In the annals of Supreme Court history, there are perhaps only a handful of cases that go down in history as more egregious than what happened in Suzette Kelo v. City of New London.
In that case, the Supreme Court approved an eminent domain taking by the City of New London, Connecticut that involved taking the land of the principal plaintiff, and many others, and using it for a commercial development that would be used by Pfizer Corp. for a new corporate business center. It was a decision that was roundly and deservedly condemned at the time and which led to some efforts at eminent domain reform at the state level, many of which were successful.
But, in the end, Suzette Kelo still lost her property, and now, to add insult to injury, Pfizer has abandoned the project that was the subject of the eminent domain proceeding:
The private homes New London, Conn., took through eminent domain from Suzette Kelo and others, are torn down now, but Pfizer has just announced that it closing up shop at the research facility that led to the condemnation.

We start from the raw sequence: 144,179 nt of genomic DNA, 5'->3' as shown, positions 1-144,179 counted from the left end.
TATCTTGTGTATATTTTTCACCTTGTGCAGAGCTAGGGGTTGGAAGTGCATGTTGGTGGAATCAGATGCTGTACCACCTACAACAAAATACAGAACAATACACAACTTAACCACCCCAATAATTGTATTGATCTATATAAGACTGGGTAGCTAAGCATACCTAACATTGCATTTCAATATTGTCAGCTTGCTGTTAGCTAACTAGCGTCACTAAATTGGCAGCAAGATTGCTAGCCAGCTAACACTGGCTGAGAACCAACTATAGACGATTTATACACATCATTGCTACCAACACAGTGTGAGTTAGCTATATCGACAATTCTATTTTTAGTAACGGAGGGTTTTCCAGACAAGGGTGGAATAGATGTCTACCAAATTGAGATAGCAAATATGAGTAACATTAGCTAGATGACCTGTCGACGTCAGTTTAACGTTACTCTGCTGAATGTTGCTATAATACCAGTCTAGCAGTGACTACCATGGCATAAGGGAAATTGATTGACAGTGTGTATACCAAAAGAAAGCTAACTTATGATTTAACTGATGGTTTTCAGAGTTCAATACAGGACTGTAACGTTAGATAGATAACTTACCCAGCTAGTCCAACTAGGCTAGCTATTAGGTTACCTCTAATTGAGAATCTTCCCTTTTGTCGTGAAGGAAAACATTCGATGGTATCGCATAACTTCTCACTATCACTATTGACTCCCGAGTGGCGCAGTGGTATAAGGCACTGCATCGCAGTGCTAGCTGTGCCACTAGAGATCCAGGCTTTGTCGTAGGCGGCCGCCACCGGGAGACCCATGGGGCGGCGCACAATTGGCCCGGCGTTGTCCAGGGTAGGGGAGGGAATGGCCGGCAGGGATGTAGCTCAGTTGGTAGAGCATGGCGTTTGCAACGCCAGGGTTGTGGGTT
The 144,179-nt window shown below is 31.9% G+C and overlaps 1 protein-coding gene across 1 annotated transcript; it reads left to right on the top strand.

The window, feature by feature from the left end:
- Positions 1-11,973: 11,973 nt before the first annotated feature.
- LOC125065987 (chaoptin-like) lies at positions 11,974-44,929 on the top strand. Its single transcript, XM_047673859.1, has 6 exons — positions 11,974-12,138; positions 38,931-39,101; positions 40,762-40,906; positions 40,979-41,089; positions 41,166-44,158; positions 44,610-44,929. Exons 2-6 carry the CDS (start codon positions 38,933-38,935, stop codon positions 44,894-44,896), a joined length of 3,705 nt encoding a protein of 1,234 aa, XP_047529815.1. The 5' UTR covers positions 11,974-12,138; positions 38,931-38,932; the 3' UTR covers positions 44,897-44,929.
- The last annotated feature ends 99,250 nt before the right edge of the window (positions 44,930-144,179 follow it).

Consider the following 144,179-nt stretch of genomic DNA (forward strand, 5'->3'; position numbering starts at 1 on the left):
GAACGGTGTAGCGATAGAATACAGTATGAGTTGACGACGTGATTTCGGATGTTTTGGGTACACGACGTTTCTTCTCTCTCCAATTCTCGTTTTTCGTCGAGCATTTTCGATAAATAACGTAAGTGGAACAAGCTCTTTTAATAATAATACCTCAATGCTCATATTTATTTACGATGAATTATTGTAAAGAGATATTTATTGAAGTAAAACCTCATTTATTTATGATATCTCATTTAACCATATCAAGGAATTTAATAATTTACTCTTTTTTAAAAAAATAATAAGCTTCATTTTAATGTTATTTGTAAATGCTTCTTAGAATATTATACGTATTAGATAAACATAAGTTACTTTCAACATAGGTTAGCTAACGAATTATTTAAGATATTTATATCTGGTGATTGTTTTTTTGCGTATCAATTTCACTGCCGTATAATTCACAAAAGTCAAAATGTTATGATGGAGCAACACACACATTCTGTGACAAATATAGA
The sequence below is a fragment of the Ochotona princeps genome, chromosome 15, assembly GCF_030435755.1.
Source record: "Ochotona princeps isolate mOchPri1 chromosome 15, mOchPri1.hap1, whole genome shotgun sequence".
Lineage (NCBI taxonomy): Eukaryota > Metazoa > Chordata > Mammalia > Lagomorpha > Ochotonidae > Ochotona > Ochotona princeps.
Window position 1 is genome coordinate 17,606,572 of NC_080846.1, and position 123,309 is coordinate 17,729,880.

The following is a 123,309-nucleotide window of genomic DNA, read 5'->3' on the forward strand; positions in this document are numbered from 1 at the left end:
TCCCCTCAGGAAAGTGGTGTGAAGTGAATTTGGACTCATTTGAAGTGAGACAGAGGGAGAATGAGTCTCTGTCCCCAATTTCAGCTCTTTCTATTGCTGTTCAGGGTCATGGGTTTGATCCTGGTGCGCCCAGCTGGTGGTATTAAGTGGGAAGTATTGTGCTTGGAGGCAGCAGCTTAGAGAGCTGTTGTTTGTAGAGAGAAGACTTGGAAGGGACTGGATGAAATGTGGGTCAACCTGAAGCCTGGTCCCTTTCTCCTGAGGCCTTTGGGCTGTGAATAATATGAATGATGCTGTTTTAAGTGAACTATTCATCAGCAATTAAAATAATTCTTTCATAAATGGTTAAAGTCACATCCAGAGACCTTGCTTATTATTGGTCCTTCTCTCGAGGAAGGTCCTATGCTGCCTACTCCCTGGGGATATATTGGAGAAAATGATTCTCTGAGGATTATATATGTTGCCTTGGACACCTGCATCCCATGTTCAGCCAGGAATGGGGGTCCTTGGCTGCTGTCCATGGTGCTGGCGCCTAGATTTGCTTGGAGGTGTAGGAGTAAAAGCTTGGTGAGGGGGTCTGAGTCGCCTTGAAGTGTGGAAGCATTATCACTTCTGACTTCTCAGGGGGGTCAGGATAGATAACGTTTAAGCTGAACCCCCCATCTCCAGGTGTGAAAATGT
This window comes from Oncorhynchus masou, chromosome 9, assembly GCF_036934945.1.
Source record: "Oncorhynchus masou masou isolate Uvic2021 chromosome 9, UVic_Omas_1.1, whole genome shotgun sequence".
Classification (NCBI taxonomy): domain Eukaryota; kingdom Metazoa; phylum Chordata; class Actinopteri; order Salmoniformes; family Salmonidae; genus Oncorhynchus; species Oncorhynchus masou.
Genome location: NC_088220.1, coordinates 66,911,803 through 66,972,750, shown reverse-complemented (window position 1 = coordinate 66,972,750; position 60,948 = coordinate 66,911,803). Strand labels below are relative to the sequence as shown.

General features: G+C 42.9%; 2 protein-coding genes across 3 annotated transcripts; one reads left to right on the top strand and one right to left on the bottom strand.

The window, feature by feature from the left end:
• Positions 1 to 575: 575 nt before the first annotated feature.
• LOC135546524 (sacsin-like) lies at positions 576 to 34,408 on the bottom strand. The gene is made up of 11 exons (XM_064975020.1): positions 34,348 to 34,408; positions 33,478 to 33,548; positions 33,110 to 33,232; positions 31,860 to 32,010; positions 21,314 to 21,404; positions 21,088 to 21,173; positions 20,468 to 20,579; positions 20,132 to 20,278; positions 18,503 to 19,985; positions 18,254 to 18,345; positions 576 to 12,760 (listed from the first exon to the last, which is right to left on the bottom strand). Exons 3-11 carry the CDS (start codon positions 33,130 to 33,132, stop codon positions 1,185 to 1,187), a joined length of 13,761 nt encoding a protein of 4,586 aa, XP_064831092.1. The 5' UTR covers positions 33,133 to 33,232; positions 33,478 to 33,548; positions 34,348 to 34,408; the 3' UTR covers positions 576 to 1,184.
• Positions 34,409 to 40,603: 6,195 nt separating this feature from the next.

Leading drugmakers Pfizer and Wyeth have merged, and as a result, are trimming some jobs. That includes axing the 1,400 jobs at their sparkling new research & development facility in New London, and moving some across the river to Groton.
To lure those jobs to New London a decade ago, the local government promised to demolish the older residential neighborhood adjacent to the land Pfizer was buying for next-to-nothing. Suzette Kelo fought the taking to the Supreme Court, and lost, as five justices said this redvelopment met the constitutional hurdle of “public use.”
The private homes that New London, Conn., took away from Suzette Kelo and her neighbors have been torn down. Their former site is a wasteland of fields of weeds, a monument to the power of eminent domain.
But now Pfizer, the drug company whose neighboring research facility had been the original cause of the homes’ seizure, has just announced that it is closing up shop in New London.
Scott Bullock, Kelo’s co-counsel in the case, told me: “This shows the folly of these redvelopment projects that use massive taxpayer subsidies and other forms of corporate welfare and abuse eminent domain.”
One wonders if Suzette Kelo is paraphrasing former Labor Secretary Ray Donovan and wondering, where do I go to get my house back ?
And you know the worst part ? Not only did Suzette Kelo lose her house, but we’re stuck with an incredibly bad precedent that will likely take decade to reverse.